Russia rejects Western criticism of Khodorkovsky case
Russia on Friday rejected the West's criticism of a court decision to keep Kremlin critic and ex-tycoon Mikhail Khodorkovsky in jail until 2017 in a case watched as a barometer of the country's democratic progress.
"The opinions expressed there (in the West) should not and absolutely do not affect the decisions taken by the judicial authorities of the Russian Federation," news agencies quoted Foreign Minister Sergei Lavrov as saying.
"They are independent of both the Russian and the foreign authorities," Lavrov stressed.
The US State Department and the European Union led a chorus of international condemnation of the sentence delivered Thursday in the second trial of the Yukos oil company founder and his co-defendant Platon Lebedev.
A Moscow judge found the pair -- already in prison since 2003 on tax evasion charges -- guilty of money laundering and embezzlement and extended their jail stay for the six years the prosecution sought.
The defence has called the decision "lawlessness" and on Friday filed an initial appeal.
"This is a preliminary appeal because we still do not have the official text of the sentence or the court protocol," lawyer Karina Moskalenko told AFP by telephone.
The case has been watched by Western governments as a test of the country's commitment to the court independence and modernisation championed by President Dmitry Medvedev.
But disappointment echoed across international capitals following a decision that some officials said confirmed their worst fears about Russia.
Washington had been seeking to "reset" a relationship with Moscow that suffered several dark patches during the presidency of Medvedev's strongman predecessor Vladimir Putin.
But the State Department issued an unusually frank assessment of a trial which saw now-premier Putin declare on national television during the process that a "thief must be in prison".
"Simply put, the Russian government cannot nurture a modern economy without also developing an independent judiciary that serves as an instrument for furthering economic growth," said State Department spokesman Mark Toner.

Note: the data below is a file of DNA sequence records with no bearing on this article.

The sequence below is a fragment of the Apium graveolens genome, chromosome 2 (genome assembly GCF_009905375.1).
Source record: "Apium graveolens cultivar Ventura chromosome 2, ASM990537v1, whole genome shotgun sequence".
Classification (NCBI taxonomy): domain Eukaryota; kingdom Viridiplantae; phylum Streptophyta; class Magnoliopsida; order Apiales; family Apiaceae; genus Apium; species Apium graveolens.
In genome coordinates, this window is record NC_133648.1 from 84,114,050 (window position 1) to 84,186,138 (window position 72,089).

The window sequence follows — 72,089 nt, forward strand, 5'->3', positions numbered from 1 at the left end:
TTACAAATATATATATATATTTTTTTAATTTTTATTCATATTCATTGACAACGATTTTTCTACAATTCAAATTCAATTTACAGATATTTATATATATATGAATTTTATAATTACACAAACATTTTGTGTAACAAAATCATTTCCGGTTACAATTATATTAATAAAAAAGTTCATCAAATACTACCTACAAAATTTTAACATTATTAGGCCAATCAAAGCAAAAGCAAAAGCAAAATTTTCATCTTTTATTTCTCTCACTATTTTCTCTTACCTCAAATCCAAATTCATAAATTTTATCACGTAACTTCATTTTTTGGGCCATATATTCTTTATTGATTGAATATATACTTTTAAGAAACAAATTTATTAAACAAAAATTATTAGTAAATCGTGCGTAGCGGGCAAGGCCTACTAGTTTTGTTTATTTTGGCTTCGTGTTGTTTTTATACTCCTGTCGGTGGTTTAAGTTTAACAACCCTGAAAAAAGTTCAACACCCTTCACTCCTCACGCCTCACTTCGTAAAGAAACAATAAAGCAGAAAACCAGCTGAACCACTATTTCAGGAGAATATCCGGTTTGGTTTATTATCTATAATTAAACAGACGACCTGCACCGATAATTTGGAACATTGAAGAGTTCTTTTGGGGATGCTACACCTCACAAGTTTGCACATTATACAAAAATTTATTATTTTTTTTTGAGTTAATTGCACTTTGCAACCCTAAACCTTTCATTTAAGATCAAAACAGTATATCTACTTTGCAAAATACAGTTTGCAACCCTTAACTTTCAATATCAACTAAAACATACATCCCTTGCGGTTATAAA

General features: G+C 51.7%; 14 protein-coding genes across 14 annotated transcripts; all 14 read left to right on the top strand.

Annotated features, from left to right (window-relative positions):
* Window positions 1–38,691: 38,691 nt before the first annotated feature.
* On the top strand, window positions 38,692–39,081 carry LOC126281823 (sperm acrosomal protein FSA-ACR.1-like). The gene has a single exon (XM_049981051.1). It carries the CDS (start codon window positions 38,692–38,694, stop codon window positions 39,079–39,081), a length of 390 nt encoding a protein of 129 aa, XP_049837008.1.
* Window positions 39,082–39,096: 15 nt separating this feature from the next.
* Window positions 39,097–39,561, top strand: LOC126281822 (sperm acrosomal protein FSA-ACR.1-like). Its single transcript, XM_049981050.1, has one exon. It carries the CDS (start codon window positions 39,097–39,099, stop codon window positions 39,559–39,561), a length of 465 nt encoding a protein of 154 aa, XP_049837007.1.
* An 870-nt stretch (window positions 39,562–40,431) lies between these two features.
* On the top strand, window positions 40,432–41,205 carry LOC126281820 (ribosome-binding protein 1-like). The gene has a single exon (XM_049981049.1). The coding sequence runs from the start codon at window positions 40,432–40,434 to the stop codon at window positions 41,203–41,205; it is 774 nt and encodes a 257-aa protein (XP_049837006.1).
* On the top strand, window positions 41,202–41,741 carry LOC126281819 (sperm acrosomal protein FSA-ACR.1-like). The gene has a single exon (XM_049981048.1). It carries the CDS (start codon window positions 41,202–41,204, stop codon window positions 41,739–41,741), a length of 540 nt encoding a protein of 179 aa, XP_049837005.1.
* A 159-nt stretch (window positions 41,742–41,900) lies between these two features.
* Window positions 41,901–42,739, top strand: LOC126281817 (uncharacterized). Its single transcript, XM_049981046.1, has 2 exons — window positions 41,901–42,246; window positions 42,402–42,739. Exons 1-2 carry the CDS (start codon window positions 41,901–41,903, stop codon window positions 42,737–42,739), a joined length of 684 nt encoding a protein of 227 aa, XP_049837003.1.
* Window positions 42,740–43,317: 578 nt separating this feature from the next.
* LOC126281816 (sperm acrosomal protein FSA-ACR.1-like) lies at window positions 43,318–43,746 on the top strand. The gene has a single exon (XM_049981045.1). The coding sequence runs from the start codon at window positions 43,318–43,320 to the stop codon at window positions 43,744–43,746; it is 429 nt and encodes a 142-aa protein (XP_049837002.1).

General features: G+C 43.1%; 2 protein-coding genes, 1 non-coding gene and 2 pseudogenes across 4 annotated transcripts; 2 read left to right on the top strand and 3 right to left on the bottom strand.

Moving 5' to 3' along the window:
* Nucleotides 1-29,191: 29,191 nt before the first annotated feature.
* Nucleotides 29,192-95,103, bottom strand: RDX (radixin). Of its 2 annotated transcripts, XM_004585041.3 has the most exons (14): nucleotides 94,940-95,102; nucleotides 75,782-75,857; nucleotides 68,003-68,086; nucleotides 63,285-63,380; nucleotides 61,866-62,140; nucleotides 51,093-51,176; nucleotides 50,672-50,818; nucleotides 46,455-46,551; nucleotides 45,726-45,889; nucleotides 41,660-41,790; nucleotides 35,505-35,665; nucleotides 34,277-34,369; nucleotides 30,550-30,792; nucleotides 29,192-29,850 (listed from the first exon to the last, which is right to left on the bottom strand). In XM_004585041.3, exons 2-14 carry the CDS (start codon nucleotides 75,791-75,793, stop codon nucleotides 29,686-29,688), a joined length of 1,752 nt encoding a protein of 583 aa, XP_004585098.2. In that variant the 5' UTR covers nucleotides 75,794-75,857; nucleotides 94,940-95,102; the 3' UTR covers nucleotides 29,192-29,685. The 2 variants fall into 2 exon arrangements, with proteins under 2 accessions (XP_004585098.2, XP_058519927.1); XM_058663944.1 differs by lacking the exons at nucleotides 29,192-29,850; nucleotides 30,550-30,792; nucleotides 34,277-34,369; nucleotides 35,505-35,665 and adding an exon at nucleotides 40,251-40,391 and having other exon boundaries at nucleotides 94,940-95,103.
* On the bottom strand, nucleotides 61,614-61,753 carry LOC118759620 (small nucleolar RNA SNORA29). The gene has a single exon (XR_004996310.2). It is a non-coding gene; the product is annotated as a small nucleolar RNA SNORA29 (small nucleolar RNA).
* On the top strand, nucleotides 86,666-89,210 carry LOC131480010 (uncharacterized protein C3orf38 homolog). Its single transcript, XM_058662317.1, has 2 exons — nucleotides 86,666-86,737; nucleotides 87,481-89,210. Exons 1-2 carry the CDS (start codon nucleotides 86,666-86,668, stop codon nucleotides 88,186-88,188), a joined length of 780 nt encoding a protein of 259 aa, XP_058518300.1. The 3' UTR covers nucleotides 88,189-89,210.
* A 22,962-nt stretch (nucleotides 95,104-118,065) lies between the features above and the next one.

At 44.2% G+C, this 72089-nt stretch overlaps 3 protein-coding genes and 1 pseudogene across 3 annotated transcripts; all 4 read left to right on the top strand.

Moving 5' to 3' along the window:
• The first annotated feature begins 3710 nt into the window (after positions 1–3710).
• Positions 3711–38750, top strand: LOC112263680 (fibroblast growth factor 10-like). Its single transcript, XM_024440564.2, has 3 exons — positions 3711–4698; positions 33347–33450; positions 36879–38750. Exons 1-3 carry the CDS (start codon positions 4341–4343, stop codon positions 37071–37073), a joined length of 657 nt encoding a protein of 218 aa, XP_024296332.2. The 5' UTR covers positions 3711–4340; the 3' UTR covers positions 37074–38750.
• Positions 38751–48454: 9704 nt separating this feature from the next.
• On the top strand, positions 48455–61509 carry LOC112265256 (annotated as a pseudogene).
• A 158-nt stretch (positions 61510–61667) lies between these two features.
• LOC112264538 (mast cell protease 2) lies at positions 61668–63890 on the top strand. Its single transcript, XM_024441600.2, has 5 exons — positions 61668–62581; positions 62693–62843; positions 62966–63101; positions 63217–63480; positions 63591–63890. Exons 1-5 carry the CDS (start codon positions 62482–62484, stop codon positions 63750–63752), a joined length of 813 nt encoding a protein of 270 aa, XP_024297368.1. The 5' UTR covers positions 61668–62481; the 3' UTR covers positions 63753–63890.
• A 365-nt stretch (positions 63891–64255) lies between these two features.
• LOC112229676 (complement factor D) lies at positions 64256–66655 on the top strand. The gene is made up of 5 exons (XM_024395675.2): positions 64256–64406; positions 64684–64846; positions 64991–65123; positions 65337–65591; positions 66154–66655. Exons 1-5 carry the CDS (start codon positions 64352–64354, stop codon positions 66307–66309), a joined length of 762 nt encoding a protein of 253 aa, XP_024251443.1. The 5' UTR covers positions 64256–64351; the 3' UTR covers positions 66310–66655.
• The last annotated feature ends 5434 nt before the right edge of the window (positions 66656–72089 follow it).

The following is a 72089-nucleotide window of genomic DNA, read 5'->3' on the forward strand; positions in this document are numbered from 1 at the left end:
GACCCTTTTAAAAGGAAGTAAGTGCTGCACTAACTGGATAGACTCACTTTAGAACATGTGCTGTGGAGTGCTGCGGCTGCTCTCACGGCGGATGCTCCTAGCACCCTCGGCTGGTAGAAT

German Chancellor Angela Merkel -- one of Europe's most regular visitors to Russia -- said she was "disappointed by the verdict against Mikhail Khodorkovsky and his tough sentence."
And Germany's Justice Minister Sabine Leutheusser-Schnarrenberger said the sentence "confirmed my worst fears" about Russia.
British Foreign Secretary William Hague meanwhile called the ruling a "retrograde step for Russia" while the European Union's foreign affairs chief Catherine Ashton expressed "serious concern and disappointment."
But Russia's most famous case since the Soviet era created barely a ripple in Moscow itself.
The government's official Rossiyskaya Gazeta daily mentioned the outcome in a brief article it placed at the bottom of page three while the only other paper to publish on New Year's Eve -- the Tvoi Den tabloid -- ran a few paragraphs on page four.
The state daily simply listed the charges against Khodorkovsky and inserted the headline: "Sentence Issued".
The brief mention ran a few inches bellow a large photograph of Khodorkovsky's arch-nemesis Putin smiling and toasting the New Year with a group of Russian reporters.
Putin's spokesman also refused to comment on the case Thursday evening as the government wrapped up its work ahead of a winter break festival that runs across the nation through January 10.
Neither was the condemnation mentioned in any of the holiday letters that Putin sent out to world leaders Friday.
A government statement said Putin congratulated US President Barack Obama with the progress the two sides had made on nuclear disarmament and "expressed hope that 2011 will be a successful year in Russia-US relations."
© 2010 AFP